You’ve made the choice to use CentOS 7 in your data center or even on-premises. With it up and running smoothly, you of course want to ensure that it is locked down tight. The last thing you need is for that server to suffer intrusion or data loss. One thing you can do to dramatically lessen the likelihood of your CentOS server being hacked is to setup two-factor authentication (2FA).
I’ve already covered how this is done on Ubuntu, but the installation process for CentOS is slightly different. Let’s get this up and running.
What you’ll need: Obviously you’ll need CentOS 7 up and running. You’ll also need a user account with sudo rights capable of logging into the server via ssh. You’ll also need an authenticator app (such as Authy or the Google Authenticator). And that’s all you need.
This is where the process slightly varies from Ubuntu. With CentOS 7, you must first install a repository before you can install the necessary tool. The repository in question is epel and can be installed with the following command:
sudo yum install https://dl.fedoraproject.org/pub/epel/epel-release-latest-7.noarch.rpm
Once the repository is installed, you can then installed the google-authenticator with the command:
sudo yum install google-authenticator
Once the software is installed, you’re ready to proceed.
Using the google-authenticator
The google-authenticator command must be run by any user who will be logging in, via ssh. As a standard user, issue the command:
You will be first asked: Do you want authentication tokens to be time-based (y/n) y. Answer yes to that and you’ll be presented with a QR code. Scan that code with either the Authy or Google Authenticator app, so you can add that account to your two-factor authentication app on your mobile device. You will also want to copy and save the emergency codes you are presented.
With that out of the way, answer with the default to the following questions:
- Do you want me to update your “~/.google_authenticator” file? (y/n) y
- Do you want to disallow multiple uses of the same authentication token? This restricts you to one login about every 30s, but it increases your chances to notice or even prevent man-in-the-middle attacks (y/n) y
- By default, tokens are good for 30 seconds. In order to compensate for possible time-skew between the client and the server, we allow an extra token before and after the current time. If you experience problems with poor time synchronization, you can increase the window from its default size of +-1min (window size of 3) to about +-4min (window size of 17 acceptable tokens). Do you want to do so? (y/n) n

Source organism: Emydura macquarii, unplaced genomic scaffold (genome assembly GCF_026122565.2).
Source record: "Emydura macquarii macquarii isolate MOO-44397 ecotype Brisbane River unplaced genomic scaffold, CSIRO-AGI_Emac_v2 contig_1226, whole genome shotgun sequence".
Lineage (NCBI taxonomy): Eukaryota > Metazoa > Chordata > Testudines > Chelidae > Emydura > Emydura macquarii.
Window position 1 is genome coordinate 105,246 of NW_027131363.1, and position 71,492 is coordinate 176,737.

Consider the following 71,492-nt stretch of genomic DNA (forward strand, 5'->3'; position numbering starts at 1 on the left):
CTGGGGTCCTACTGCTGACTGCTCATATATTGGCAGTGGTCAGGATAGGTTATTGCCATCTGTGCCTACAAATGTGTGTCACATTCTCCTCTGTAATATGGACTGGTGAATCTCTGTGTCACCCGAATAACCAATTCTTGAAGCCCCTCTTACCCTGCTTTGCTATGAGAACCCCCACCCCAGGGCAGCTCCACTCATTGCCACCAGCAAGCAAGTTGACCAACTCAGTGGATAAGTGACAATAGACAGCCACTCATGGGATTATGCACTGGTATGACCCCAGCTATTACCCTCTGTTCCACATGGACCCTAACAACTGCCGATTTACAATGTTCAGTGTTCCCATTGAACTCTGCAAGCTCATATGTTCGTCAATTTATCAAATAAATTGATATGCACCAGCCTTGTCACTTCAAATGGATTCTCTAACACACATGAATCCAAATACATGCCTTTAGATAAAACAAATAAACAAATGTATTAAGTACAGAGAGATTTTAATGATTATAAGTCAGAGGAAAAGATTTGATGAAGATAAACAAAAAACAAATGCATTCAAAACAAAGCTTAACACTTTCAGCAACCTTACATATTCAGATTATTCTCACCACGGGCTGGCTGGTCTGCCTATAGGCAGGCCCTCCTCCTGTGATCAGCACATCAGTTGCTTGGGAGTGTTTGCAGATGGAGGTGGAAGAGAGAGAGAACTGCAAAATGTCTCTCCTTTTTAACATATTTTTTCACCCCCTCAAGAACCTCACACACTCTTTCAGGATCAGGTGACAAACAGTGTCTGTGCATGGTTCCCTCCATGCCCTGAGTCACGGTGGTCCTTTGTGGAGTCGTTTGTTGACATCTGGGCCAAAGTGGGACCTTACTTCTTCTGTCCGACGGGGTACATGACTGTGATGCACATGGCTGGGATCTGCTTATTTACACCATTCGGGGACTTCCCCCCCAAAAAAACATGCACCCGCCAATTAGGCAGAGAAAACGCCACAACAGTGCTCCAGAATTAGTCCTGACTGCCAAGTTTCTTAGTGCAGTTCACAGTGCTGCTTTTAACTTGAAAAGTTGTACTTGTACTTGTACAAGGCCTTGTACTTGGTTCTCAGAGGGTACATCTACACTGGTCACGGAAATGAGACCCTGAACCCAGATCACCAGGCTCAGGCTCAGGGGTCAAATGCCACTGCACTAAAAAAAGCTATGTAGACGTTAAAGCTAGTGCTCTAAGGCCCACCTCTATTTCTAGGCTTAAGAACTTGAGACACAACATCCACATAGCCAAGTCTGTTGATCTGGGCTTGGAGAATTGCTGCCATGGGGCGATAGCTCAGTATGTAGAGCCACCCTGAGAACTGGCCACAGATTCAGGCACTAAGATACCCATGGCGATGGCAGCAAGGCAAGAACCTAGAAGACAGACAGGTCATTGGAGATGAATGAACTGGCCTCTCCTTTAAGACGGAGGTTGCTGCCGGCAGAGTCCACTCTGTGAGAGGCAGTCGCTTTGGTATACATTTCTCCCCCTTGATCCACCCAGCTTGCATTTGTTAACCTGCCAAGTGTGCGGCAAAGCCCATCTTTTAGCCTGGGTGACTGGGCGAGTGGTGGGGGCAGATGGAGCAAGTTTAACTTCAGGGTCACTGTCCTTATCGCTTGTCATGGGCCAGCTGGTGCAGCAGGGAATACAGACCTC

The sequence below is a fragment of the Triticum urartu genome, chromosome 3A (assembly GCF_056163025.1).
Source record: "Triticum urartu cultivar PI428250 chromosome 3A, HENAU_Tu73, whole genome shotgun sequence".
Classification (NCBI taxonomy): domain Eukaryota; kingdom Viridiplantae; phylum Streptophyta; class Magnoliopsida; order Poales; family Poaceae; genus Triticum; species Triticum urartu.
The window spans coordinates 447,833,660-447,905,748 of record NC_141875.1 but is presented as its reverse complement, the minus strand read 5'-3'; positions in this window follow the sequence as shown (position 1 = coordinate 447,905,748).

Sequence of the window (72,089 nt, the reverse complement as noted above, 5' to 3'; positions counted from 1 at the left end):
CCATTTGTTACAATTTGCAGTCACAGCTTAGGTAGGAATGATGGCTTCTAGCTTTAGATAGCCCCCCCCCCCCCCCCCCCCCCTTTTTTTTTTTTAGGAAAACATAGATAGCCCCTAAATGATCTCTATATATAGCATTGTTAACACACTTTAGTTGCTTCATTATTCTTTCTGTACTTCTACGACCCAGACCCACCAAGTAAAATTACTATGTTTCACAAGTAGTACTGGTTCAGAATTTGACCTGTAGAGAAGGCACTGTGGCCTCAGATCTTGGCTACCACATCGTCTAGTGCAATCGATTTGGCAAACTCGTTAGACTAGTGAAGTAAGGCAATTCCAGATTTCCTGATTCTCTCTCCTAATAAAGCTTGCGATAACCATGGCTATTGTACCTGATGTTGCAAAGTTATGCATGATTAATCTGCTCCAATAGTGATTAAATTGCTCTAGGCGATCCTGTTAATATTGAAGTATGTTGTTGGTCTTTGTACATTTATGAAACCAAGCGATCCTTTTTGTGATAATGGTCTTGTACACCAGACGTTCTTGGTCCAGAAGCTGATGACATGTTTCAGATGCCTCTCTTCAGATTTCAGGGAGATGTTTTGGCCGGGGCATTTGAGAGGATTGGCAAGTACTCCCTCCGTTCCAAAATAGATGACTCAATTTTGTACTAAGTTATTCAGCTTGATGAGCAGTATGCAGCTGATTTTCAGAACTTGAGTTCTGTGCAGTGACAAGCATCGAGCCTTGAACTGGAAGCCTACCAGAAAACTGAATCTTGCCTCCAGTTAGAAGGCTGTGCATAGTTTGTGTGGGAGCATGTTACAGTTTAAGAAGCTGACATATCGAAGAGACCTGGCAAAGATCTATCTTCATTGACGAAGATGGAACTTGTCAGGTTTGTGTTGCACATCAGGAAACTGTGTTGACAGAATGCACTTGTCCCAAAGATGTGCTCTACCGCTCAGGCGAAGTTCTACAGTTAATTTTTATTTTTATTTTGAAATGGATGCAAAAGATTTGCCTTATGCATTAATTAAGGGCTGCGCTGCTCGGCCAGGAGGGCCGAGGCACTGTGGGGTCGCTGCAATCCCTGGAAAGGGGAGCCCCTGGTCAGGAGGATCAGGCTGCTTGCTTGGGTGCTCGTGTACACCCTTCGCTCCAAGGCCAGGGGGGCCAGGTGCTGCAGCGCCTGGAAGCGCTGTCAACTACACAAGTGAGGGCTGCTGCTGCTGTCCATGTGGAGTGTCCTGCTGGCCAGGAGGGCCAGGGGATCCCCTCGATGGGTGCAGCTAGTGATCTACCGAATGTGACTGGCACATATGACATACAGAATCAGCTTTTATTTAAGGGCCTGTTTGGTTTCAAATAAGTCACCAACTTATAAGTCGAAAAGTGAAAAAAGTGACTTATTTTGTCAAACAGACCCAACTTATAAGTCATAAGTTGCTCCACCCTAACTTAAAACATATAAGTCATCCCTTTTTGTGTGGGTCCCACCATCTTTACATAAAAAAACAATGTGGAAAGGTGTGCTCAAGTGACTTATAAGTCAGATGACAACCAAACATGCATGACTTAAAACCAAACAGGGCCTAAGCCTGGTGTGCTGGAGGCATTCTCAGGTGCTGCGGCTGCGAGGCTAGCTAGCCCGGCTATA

- If the computer that you are logging into isn’t hardened against brute-force login attempts, you can enable rate-limiting for the authentication module. By default, this limits attackers to no more than 3 login attempts every 30s. Do you want to enable rate-limiting (y/n) y
Again, every user that needs to log into the CentOS server, via SSH, must do the above.
There are two files you must edit. Open the first with the command sudo nano /etc/pam.d/sshd. At the bottom of this file, add the following:
auth required pam_google_authenticator.so
There is an option to add nullok at the end of that line. This is an option if you have users who have yet to run the google-authenticator command and need to log into the server, via ssh. I prefer to not use that option and make sure everyone has run the command before configuring SSH to require 2FA.
Save and close that file.
The next file is opened for editing with the command sudo nano /etc/ssh/sshd_config. Look for the line:
Change the above line to:
Save and close that file.
Restart sshd with the command sudo systemctl restart sshd. At this point, anyone that attempts to log into the CentOS server, via SSH, will have to include a verification code from either the Authy or Google Authenticator app. Without a code, they cannot log in. Period. If you find 2FA not working, you might have to restart the server. Make sure you have physical access to the server in case something goes wrong so that you can log in locally and troubleshoot.
A must do
Every CentOS (or Linux) administrator should consider this a must do for servers. Even though SSH is a very secure protocol, locking it down even further can go a very long way to ensure the safety of your servers and your data.